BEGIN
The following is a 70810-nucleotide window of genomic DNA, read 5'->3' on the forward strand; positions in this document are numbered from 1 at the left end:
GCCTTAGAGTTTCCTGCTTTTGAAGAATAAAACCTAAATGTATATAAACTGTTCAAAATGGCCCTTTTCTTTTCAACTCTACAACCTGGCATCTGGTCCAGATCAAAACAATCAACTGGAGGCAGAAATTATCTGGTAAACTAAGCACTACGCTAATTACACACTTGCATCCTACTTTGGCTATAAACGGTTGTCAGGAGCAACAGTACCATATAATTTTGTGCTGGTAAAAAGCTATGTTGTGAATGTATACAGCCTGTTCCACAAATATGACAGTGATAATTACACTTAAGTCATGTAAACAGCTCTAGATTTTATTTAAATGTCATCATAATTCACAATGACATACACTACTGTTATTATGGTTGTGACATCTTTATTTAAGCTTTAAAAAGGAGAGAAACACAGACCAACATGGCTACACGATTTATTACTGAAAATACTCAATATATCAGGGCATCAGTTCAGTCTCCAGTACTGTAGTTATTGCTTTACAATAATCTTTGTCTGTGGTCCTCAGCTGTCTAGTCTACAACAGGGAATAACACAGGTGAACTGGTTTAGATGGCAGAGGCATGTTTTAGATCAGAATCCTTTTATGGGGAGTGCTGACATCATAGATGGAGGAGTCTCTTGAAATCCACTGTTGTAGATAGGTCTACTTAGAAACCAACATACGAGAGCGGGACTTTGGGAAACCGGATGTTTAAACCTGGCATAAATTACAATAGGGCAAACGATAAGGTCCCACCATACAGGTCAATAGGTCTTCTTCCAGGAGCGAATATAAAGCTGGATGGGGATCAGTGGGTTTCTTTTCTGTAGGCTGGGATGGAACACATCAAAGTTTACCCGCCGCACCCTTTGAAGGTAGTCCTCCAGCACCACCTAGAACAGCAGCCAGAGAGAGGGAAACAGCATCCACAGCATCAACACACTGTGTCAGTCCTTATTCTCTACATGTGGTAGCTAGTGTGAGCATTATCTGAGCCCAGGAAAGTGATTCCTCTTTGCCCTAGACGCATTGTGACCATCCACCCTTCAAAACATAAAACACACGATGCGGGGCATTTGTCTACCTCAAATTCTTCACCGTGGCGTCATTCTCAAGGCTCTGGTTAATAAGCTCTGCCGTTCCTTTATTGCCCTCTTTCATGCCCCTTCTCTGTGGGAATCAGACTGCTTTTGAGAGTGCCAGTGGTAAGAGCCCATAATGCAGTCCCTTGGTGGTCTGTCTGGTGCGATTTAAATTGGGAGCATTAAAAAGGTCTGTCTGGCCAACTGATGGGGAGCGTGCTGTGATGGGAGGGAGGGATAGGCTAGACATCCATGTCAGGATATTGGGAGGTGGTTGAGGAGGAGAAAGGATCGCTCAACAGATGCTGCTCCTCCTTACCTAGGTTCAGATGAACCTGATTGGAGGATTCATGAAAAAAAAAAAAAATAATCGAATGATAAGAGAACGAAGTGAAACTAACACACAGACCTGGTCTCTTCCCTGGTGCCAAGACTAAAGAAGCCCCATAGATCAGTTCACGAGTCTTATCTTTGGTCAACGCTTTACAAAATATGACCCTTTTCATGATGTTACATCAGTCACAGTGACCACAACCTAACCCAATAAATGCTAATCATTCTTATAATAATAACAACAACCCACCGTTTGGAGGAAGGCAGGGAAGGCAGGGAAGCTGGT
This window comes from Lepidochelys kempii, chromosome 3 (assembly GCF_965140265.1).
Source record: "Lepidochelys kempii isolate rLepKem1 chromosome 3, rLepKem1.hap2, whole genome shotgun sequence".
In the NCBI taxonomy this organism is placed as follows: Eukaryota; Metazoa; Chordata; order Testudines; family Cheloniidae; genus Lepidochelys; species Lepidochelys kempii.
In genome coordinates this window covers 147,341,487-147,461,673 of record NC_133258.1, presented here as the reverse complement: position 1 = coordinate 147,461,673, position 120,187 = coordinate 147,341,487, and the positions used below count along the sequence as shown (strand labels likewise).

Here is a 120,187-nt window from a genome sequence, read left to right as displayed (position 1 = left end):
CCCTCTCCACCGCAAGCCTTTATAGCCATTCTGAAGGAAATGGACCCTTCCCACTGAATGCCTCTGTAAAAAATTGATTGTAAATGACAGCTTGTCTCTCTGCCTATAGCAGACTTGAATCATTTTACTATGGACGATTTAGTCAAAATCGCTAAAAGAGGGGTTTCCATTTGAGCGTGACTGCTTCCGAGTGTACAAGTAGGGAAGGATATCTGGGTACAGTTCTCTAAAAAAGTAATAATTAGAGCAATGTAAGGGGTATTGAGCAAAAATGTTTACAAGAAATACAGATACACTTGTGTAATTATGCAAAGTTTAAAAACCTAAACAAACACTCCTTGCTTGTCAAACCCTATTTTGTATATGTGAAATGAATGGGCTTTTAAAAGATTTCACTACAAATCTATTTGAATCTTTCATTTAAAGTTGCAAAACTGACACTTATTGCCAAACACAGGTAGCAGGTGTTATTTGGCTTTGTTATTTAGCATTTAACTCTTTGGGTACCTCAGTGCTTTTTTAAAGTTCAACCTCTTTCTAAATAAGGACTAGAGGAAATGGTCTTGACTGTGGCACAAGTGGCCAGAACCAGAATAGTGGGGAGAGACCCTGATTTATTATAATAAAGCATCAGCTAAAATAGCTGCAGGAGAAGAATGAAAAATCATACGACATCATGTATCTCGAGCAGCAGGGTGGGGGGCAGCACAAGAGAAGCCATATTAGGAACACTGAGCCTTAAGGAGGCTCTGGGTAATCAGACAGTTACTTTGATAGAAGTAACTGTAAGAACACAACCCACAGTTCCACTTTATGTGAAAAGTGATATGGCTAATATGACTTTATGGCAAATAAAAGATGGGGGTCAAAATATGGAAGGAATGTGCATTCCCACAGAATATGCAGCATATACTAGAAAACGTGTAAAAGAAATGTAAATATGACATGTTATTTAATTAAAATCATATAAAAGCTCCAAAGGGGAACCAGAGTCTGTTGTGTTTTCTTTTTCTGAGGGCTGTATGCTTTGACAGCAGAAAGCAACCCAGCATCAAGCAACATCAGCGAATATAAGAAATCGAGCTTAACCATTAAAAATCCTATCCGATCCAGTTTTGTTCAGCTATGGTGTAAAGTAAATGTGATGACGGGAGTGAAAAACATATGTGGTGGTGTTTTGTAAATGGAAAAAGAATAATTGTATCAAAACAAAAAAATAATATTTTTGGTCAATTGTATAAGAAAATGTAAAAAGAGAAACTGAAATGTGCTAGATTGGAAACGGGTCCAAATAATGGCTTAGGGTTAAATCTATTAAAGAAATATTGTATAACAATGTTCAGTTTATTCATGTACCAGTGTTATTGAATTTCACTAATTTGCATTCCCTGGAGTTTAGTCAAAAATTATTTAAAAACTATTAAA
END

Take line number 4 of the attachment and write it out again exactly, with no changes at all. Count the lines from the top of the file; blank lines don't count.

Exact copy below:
Source record: "Lepidochelys kempii isolate rLepKem1 chromosome 3, rLepKem1.hap2, whole genome shotgun sequence".